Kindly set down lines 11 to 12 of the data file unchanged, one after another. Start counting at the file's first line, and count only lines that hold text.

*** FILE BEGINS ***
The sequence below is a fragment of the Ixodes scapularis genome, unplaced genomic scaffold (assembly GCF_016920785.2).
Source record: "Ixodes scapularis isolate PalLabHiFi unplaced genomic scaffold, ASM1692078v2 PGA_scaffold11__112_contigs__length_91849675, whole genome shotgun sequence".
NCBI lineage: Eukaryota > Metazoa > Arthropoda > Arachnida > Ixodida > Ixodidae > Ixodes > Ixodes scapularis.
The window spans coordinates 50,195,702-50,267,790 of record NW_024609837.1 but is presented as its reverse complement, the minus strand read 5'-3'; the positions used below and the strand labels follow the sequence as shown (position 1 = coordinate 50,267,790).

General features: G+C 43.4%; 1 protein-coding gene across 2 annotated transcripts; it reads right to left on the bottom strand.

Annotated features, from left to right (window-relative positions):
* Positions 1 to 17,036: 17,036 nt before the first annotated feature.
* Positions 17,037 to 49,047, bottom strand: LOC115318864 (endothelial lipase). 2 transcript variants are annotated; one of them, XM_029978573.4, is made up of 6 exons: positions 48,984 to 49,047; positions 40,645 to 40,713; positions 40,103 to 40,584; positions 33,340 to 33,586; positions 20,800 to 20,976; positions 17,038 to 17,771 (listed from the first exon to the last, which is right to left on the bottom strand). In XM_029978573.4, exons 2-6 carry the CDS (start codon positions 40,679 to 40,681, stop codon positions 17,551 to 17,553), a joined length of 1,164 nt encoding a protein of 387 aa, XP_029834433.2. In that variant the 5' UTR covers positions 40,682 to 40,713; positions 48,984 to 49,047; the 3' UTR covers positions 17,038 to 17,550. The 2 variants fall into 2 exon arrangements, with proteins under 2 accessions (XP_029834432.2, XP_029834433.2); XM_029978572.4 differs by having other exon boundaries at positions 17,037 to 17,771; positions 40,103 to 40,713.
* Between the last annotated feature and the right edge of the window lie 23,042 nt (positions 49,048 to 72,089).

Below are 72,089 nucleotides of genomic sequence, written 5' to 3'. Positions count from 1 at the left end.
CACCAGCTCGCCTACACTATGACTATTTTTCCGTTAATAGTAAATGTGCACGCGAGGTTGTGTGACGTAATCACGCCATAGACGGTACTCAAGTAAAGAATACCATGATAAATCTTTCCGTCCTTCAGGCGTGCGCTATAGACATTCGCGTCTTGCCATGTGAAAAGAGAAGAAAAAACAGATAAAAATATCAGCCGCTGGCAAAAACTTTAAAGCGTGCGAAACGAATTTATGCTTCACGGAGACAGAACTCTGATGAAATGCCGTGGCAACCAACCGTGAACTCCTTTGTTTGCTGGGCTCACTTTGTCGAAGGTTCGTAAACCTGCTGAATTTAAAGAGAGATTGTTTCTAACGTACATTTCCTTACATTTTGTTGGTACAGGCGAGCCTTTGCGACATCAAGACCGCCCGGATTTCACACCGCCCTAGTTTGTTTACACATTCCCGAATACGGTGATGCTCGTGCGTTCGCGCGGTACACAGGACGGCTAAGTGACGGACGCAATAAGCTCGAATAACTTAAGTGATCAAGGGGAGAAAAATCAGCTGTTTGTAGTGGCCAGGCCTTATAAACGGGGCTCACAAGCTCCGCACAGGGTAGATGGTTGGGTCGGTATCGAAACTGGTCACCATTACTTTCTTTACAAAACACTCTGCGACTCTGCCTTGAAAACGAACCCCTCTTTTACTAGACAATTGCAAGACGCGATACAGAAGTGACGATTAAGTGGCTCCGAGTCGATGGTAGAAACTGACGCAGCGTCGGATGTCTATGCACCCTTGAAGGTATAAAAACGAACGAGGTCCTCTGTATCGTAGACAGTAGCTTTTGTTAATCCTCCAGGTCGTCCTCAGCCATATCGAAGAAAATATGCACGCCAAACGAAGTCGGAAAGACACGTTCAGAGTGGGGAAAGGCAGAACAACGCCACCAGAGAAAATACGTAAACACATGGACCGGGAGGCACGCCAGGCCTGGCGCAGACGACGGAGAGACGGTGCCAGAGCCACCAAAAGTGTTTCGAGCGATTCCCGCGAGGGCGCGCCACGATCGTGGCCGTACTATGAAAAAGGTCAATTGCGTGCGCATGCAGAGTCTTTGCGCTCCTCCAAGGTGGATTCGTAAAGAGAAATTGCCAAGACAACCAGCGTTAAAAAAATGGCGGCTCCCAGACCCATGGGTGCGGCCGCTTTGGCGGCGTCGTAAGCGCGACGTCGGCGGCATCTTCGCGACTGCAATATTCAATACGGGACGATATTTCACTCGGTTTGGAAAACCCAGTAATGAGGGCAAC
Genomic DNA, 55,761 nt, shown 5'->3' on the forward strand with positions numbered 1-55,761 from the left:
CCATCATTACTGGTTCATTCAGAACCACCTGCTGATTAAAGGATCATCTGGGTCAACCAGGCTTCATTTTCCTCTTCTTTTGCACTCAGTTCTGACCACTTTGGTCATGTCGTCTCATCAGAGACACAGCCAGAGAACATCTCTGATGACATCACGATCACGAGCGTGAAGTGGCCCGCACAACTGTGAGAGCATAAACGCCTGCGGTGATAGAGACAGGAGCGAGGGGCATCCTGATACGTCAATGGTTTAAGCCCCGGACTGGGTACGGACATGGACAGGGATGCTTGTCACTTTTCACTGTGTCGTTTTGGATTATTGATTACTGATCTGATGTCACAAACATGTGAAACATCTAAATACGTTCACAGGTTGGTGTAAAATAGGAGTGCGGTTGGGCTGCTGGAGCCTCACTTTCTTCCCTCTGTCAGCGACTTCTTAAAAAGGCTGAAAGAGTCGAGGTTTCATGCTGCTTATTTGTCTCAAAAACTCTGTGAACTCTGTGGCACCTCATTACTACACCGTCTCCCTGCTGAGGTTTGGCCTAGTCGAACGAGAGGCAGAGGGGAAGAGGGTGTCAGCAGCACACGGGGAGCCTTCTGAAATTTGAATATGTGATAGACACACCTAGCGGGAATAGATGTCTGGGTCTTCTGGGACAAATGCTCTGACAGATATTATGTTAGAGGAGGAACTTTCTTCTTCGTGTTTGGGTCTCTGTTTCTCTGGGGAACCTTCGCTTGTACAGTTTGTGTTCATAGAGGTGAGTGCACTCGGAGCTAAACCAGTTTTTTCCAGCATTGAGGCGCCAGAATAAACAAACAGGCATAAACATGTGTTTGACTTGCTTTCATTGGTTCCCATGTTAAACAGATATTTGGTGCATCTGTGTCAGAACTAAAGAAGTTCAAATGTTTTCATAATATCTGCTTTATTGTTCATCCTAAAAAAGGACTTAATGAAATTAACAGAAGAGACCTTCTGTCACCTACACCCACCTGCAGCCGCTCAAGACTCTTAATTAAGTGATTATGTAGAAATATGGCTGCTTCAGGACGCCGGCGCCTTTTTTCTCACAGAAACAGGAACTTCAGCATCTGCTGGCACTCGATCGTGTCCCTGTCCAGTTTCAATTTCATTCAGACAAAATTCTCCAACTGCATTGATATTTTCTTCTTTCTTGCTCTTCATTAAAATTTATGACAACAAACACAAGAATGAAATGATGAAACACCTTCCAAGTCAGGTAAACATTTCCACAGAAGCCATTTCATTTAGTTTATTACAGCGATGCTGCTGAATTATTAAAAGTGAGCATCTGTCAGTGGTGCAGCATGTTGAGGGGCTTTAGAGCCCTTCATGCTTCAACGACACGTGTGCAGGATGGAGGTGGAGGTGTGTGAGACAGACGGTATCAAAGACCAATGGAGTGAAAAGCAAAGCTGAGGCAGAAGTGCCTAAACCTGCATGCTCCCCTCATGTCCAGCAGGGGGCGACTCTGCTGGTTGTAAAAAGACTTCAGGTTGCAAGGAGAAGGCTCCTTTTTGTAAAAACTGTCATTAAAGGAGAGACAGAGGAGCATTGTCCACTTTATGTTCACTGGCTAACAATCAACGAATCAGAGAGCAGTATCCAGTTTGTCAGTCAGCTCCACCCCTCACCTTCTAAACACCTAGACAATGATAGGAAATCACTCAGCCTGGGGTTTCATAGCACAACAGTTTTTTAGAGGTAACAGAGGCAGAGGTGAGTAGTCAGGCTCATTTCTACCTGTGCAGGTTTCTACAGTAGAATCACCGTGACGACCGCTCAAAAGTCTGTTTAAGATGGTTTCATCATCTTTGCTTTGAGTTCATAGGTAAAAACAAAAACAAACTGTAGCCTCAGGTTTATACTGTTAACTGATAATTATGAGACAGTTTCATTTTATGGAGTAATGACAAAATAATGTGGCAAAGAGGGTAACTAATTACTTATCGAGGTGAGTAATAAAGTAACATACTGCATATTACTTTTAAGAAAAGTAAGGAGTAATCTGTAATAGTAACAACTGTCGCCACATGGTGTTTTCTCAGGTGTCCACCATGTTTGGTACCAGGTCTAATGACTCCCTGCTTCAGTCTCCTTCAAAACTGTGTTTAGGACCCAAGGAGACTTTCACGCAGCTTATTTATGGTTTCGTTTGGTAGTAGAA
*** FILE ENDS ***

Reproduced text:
CACCAGCTCGCCTACACTATGACTATTTTTCCGTTAATAGTAAATGTGCACGCGAGGTTGTGTGACGTAATCACGCCATAGACGGTACTCAAGTAAAGAATACCATGATAAATCTTTCCGTCCTTCAGGCGTGCGCTATAGACATTCGCGTCTTGCCATGTGAAAAGAGAAGAAAAAACAGATAAAAATATCAGCCGCTGGCAAAAACTTTAAAGCGTGCGAAACGAATTTATGCTTCACGGAGACAGAACTCTGATGAAATGCCGTGGCAACCAACCGTGAACTCCTTTGTTTGCTGGGCTCACTTTGTCGAAGGTTCGTAAACCTGCTGAATTTAAAGAGAGATTGTTTCTAACGTACATTTCCTTACATTTTGTTGGTACAGGCGAGCCTTTGCGACATCAAGACCGCCCGGATTTCACACCGCCCTAGTTTGTTTACACATTCCCGAATACGGTGATGCTCGTGCGTTCGCGCGGTACACAGGACGGCTAAGTGACGGACGCAATAAGCTCGAATAACTTAAGTGATCAAGGGGAGAAAAATCAGCTGTTTGTAGTGGCCAGGCCTTATAAACGGGGCTCACAAGCTCCGCACAGGGTAGATGGTTGGGTCGGTATCGAAACTGGTCACCATTACTTTCTTTACAAAACACTCTGCGACTCTGCCTTGAAAACGAACCCCTCTTTTACTAGACAATTGCAAGACGCGATACAGAAGTGACGATTAAGTGGCTCCGAGTCGATGGTAGAAACTGACGCAGCGTCGGATGTCTATGCACCCTTGAAGGTATAAAAACGAACGAGGTCCTCTGTATCGTAGACAGTAGCTTTTGTTAATCCTCCAGGTCGTCCTCAGCCATATCGAAGAAAATATGCACGCCAAACGAAGTCGGAAAGACACGTTCAGAGTGGGGAAAGGCAGAACAACGCCACCAGAGAAAATACGTAAACACATGGACCGGGAGGCACGCCAGGCCTGGCGCAGACGACGGAGAGACGGTGCCAGAGCCACCAAAAGTGTTTCGAGCGATTCCCGCGAGGGCGCGCCACGATCGTGGCCGTACTATGAAAAAGGTCAATTGCGTGCGCATGCAGAGTCTTTGCGCTCCTCCAAGGTGGATTCGTAAAGAGAAATTGCCAAGACAACCAGCGTTAAAAAAATGGCGGCTCCCAGACCCATGGGTGCGGCCGCTTTGGCGGCGTCGTAAGCGCGACGTCGGCGGCATCTTCGCGACTGCAATATTCAATACGGGACGATATTTCACTCGGTTTGGAAAACCCAGTAATGAGGGCAAC
Genomic DNA, 55,761 nt, shown 5'->3' on the forward strand with positions numbered 1-55,761 from the left: